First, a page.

Leading law firms are against ceding control to external stakeholders, preferring to use debt to fund expansion, according to new research.
Just one in six finance directors from the UK's top 100 firms by revenue said they considered private equity investment as a suitable source of external funding, while just 8 per cent thought a stock market listing was appropriate for their business.
All 26 respondents to the Thomson Reuters survey approved of bank lending, despite regulatory constraints on lending levels and higher margins on loans since the financial crisis.
Some 60 per cent believe alternative financing, such as asset finance or invoice discounting, was also suitable.
In May, Gateley became the first UK firm to float on the alternative investment market (AIM) to much fanfare.
However, Samantha Steer, head of large law strategy for Thomson Reuters suggested that Gateley's competitors are wary of following its lead.
'What's clear is that top firms are keen to avoid ceding control to external shareholders, perhaps wary of shareholders who expect to see short-term returns on their investment,' she commented.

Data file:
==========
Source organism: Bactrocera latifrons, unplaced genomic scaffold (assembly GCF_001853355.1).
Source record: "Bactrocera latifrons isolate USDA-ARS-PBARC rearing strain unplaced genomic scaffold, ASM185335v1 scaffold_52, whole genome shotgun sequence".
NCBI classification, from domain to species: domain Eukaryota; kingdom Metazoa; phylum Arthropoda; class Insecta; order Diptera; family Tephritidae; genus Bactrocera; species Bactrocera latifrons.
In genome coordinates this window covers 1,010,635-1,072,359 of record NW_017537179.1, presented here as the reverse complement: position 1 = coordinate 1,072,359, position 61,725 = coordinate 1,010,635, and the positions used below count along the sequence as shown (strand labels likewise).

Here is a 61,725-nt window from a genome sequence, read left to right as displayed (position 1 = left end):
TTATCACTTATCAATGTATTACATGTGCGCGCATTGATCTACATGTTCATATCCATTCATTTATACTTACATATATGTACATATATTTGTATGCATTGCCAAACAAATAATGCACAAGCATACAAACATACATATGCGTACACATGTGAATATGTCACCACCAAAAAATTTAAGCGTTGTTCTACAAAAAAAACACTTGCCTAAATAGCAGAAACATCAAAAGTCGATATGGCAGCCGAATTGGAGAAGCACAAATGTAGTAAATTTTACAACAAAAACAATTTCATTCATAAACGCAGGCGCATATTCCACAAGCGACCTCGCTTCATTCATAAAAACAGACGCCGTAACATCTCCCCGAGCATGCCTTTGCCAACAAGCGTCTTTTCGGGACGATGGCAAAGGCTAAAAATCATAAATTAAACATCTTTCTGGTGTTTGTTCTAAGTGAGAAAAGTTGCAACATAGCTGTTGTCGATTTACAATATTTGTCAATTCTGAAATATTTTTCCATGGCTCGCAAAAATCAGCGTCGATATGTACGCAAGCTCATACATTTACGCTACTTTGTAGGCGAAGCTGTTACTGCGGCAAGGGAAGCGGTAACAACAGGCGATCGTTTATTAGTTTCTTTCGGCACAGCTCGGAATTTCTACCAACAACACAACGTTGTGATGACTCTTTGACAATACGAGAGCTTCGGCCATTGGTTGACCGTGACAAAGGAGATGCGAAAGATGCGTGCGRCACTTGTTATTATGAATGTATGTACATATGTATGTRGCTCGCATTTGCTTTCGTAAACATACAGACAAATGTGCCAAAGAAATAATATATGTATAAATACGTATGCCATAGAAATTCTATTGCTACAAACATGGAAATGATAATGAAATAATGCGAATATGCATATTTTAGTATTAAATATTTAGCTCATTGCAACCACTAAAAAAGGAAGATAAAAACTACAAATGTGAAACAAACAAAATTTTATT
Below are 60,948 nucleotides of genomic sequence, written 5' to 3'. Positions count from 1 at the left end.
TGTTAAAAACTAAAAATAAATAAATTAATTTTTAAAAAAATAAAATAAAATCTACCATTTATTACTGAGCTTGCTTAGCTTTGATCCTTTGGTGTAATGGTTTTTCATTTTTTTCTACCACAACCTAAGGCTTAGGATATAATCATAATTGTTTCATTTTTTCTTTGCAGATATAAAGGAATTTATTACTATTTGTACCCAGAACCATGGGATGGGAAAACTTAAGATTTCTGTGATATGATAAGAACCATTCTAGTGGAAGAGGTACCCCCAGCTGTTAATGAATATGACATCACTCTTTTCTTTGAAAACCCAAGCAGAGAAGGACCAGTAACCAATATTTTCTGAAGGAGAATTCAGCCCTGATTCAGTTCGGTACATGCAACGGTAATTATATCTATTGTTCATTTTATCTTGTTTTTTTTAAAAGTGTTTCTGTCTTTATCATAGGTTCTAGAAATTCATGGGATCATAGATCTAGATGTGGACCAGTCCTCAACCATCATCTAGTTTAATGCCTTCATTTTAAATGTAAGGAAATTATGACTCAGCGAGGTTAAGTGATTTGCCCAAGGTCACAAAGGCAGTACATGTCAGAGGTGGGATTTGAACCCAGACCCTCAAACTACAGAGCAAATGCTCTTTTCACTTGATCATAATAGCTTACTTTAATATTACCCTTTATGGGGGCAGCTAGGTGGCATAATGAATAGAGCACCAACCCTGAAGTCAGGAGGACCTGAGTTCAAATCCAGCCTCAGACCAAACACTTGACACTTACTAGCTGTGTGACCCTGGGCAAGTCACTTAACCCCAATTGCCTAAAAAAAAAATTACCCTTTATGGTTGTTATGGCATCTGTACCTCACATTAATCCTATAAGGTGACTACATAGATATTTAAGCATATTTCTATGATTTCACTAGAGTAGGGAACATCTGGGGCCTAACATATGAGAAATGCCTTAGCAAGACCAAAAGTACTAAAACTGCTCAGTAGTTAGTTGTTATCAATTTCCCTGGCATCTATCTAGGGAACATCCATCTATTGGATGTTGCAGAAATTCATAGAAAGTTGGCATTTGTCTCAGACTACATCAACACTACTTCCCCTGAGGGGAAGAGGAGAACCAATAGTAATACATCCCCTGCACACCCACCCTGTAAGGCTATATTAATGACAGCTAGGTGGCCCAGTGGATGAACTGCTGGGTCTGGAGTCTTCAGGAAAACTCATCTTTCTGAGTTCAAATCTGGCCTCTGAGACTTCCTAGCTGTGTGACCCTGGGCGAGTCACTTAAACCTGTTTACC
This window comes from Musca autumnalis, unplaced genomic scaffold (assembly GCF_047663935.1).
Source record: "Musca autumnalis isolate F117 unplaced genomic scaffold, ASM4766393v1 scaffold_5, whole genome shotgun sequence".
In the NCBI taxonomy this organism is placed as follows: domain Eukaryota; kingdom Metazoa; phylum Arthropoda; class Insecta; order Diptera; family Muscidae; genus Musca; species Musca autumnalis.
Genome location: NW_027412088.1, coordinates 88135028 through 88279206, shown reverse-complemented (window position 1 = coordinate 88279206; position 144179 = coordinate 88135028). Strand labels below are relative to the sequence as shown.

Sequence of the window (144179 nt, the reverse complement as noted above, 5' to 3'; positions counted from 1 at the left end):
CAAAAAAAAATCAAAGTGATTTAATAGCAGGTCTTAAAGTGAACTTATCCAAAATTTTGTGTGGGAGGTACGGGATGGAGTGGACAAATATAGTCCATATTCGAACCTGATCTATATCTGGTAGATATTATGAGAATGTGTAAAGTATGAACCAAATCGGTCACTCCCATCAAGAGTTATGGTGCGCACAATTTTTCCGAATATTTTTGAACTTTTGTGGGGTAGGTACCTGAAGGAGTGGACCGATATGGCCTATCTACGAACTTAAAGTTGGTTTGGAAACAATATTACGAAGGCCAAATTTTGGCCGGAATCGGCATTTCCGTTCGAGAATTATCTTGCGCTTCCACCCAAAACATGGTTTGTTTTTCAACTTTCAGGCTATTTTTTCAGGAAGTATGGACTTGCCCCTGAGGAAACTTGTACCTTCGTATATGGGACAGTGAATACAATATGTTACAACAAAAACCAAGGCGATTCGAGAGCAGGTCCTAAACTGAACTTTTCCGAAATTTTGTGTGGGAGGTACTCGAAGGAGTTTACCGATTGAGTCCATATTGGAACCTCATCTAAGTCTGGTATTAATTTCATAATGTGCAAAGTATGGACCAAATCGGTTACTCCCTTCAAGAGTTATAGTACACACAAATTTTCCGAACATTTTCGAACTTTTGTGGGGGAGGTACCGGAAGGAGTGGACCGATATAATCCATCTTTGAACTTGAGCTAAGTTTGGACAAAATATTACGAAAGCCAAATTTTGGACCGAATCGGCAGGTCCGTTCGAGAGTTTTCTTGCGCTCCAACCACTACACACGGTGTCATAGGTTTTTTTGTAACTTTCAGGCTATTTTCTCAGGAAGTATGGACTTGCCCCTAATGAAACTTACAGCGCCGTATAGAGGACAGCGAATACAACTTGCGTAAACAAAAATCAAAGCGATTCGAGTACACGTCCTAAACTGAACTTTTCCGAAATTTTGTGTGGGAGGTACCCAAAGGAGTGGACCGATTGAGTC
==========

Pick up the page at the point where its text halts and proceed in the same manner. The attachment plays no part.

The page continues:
'Law firms have yet to be convinced that they can retain the same levels of client service and partner retention under such a radical new arrangement that turns the traditional law firm ownership structure on its head.'
Recently, the shares in Slater & Gordon fell 51 per cent on the Australian Securities Exchange (ASX) after the chancellor, George Osborne, announced proposed limits for personal injury claims.
UK firms, perhaps understandably, remain cautious of external investment, with Steer opining that this was unlikely to change anytime soon.
'Until there are some more pioneers to demonstrate the potential for success, law firms are likely to remain hesitant, remembering high profile failures in recent years of other listed accountancy firms,' Steer added.